Community Based Instruction – My Biggest Fast Food Failure

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Community based instruction is so important for special education students, but these trips can put fear into the heart of the best life skills teacher.

Some of my most successful community trips were to fast food restaurants.  When new students would start in the middle of the semester, I would try to make their first trip to Burger King.  Food is highly reinforcing so I took advantage of that to create a positive association with the community icon on their schedules (and me – I became “that lady who takes me for fries”).

But that doesn’t mean I didn’t have a few rough trips.  However, much like our students, I took those terrible trips and learned something for the next trip.  Growth mindset!

If you’re afraid of going into the community for fear of negative student behaviors, please stick with me.  I’ve been there.  I’m almost certain I’ve had a trip as terrible as you’re imagining.  But we all survived!  And we were better for it!

Community Based Instruction - fast food restaurant failure story

Story time

I took one of my classes to Burger King for a community trip.  In our fast food trips, students get to pick one item because we’re out in the morning and they practically go straight to lunch when we get back to school.  Plus, we’re there to practice tasks like waiting in line and ordering.  We don’t need a full meal to work on these goals.

One of my girls has a dietary restriction so her options were fries with ketchup or a plain hamburger patty with ketchup.  And in the 3 years I had her, she picked fries EVERY . SINGLE . TIME.

This trip was the first we took with her new class.  I told the new teacher and paras that we put both options on the menu when she orders but she will pick fries.

We get up to the counter and I pull out the visual menu and clear as day she tells the cashier “I want a hamburger please.”  After I nearly fall over, I ask her if she is sure.   She says yes.

Community based instruction - fast food restaurant visual menu

I point to the menu with her two choices and ask again if she wants fries or hamburger.  She says hamburger.

I physically hold out the two icons and say you want a hamburger today and no fries?  She says yes.

At this point the cashier looks at me like I’m crazy.  Or maybe she thinks I’m a terrible person for not honoring her incredibly polite order request.  So I say ok and then after she goes to her seat, I also order fries.

When we get to the seat, I hold out both options and say “Do you want fries or hamburger?”  I’m convinced every time I ask that she’s going to change her mind and pick the fries that I’ve seen her eat a dozen times.

So she eats her hamburger with a smile on her face.

Then it happens.  Her hamburger is gone and she asks for fries.  We tell her she chose hamburger today and she cannot have fries.

Chaos Ensues

All of the negative behaviors this student has ever exhibited come out.  She’s screaming, kicking, SIB, throwing things on the floor, etc.  We’re officially making a scene.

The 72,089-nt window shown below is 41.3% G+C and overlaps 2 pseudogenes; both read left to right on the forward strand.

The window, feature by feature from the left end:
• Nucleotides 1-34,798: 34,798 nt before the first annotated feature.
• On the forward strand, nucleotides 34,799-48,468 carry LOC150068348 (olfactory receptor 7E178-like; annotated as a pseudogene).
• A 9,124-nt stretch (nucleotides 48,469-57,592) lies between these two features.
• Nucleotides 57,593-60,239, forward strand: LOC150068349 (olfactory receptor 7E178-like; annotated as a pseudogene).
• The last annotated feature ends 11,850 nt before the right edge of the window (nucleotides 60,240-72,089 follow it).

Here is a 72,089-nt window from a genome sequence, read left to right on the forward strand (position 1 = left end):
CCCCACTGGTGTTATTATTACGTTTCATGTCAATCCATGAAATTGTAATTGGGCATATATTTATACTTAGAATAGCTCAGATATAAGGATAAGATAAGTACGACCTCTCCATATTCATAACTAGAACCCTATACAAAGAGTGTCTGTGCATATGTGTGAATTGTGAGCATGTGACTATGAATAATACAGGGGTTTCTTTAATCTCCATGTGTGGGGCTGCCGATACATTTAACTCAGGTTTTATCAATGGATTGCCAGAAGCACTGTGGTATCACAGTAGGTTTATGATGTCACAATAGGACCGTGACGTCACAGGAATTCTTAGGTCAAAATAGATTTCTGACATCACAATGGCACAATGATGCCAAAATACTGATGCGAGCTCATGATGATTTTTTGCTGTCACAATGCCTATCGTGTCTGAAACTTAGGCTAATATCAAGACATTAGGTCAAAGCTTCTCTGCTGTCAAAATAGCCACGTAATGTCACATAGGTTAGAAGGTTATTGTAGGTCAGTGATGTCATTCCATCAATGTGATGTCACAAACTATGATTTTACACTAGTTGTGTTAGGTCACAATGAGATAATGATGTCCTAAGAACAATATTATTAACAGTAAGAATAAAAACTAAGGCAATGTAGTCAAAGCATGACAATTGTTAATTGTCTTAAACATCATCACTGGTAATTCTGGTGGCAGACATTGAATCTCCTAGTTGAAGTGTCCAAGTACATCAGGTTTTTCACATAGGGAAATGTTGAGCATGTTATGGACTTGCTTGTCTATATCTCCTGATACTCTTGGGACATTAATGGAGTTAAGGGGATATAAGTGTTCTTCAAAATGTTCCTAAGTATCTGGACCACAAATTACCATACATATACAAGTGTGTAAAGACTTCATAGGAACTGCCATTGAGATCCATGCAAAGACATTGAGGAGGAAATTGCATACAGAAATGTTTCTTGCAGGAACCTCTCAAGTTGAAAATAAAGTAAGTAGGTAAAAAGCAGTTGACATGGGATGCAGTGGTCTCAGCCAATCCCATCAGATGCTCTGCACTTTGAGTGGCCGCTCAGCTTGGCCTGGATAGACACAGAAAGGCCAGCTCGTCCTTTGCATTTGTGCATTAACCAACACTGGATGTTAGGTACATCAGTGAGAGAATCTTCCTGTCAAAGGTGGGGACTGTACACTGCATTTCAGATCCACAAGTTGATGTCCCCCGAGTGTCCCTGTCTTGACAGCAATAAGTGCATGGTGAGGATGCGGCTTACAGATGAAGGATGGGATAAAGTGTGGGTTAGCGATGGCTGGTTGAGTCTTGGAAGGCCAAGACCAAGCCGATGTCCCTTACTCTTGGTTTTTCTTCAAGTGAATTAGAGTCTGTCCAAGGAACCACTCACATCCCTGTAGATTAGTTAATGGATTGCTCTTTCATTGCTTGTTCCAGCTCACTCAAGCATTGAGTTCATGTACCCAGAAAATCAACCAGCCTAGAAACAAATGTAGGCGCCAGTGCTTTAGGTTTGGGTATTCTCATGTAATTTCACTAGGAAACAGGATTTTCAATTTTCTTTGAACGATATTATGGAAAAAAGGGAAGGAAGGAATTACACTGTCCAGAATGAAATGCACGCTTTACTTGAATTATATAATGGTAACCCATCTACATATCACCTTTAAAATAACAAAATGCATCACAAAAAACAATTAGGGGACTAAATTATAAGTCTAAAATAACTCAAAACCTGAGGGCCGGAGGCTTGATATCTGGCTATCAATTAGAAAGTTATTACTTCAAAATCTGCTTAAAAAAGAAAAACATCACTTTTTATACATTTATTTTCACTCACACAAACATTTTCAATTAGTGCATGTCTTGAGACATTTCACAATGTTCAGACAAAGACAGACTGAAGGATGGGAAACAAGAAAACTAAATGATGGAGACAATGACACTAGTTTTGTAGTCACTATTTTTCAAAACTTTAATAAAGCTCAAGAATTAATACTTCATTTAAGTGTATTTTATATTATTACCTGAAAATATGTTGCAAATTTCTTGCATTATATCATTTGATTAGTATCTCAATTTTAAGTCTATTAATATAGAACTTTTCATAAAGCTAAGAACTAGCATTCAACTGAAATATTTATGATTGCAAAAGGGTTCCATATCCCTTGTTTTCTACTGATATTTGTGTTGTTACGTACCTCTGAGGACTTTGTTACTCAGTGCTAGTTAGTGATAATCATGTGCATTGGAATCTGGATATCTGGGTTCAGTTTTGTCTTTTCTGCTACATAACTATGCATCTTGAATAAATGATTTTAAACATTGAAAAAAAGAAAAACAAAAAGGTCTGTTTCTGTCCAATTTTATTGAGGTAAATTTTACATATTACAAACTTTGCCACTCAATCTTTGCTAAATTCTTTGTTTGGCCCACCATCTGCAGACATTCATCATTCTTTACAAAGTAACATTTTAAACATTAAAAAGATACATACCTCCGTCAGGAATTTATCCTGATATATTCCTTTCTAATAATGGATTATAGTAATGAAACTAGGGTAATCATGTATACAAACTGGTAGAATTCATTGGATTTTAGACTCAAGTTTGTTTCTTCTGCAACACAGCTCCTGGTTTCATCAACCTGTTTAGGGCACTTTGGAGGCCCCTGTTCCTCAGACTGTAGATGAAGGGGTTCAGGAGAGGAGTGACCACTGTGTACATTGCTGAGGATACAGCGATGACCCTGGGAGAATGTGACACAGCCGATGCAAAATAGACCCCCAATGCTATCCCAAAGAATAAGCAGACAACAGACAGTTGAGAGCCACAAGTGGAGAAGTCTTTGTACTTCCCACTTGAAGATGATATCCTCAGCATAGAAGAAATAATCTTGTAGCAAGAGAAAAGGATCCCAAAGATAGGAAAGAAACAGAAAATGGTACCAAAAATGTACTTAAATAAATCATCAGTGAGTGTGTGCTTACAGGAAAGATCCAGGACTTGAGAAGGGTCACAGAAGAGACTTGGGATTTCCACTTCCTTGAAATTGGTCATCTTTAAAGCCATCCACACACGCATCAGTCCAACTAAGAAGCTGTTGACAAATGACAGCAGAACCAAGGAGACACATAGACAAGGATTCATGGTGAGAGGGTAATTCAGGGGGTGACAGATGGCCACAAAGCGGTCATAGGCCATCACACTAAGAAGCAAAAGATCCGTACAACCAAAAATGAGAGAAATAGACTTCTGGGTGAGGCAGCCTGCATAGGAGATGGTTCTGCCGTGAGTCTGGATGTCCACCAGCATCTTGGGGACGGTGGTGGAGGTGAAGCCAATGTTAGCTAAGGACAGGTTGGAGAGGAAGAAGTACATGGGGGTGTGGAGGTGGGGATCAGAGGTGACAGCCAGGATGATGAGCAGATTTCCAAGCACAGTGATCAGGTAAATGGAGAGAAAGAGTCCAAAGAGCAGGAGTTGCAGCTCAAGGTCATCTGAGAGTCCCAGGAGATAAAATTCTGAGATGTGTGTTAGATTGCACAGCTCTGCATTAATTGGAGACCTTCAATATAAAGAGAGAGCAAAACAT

Thankfully everyone else was finished so we were able to quickly end the trip and start moving to the bus.  Well, transitions are also not a strong point for this student.

Through some physical prompting we are able to make it to the bus without getting run over and then we hit disaster number 2.  Getting her bus harness on.  It took nearly 10 minutes and 5 staff to try to wrestle that thing on (by this time she was just fighting us and refusing to cooperate, but not actually hurting herself or others which is our criteria for a physical hold).

After finally get her safely in her seat, we all took deep breaths, wiped off the sweat and shared a smile.  We survived.

So what did we learn?  Would we do something different next time?

Frankly, no.  We set expectations and then we stick to them.

I gave her multiple opportunities to change her mind.  But I also need her to know her words matter.  If she makes a choice, well, that is her choice.

She was very familiar with our one-item routine because she had done this trip over a dozen times with me.

We had visuals stating she could pick one item.

If I gave her the fries after she started her tantrum, I would have reinforced screaming and kicking as an appropriate way to get what she wants.  In addition to making our future trips even harder, we’d be doing a disservice to her family.  We have the staff to say no and ride it out.  Her mom may not have that ability.

But we can’t just put it all on her.  I had an idea this would go south.  I could have prepared a better exit strategy.  I could have had a preferred activity to distract her as soon as her food was done.

While we never want to take choices away from our students, I also know that some trips we were short staffed.  If I didn’t feel like we could safely respond to an outburst, I wouldn’t put hamburger on the menu for her.

We held our breaths the next several times we went out to eat but she never again chose a hamburger.  We were ready…but…you know…we’d rather not.

Community Based Instruction Units

I have a full community based instruction unit in my Teachers Pay Teachers store that helped me keep our trips far less disastrous than this one.  If you go into the community, check them out!

Community Based Instruction Fast Food Restaurant visual schedules, visual menus and social narratives

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